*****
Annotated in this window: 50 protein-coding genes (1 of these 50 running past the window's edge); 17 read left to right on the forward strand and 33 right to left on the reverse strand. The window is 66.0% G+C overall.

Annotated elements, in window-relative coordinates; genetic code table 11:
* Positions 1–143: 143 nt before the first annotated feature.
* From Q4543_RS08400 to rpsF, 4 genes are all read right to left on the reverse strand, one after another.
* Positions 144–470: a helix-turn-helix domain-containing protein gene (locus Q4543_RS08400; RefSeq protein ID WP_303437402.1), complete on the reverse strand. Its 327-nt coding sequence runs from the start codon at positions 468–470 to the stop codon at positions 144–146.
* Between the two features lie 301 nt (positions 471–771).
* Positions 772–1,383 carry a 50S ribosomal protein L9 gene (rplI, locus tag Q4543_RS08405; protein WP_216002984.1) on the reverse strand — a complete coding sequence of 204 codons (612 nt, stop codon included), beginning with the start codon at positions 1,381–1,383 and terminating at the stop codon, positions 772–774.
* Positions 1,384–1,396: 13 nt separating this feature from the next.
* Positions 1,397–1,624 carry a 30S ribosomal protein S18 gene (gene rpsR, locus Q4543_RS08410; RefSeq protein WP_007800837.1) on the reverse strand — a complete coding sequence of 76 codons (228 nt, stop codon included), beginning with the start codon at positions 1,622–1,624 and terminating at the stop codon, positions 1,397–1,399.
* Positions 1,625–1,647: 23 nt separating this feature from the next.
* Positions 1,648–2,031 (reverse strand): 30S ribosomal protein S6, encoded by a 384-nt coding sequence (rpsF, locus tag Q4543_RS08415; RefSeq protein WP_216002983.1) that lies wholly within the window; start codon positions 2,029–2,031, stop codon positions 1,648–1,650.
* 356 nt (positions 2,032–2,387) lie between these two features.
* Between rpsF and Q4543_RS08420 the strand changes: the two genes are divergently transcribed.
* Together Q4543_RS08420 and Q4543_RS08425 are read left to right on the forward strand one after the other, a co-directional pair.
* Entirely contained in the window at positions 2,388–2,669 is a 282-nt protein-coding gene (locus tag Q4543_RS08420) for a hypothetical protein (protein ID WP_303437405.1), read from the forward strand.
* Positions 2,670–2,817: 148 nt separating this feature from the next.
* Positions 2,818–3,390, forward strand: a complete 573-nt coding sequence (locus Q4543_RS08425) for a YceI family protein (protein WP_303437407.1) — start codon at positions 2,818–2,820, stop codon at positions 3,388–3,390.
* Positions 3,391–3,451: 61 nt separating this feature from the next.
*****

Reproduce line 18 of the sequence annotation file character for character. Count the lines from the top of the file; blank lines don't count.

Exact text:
* Positions 3,391–3,451: 61 nt separating this feature from the next.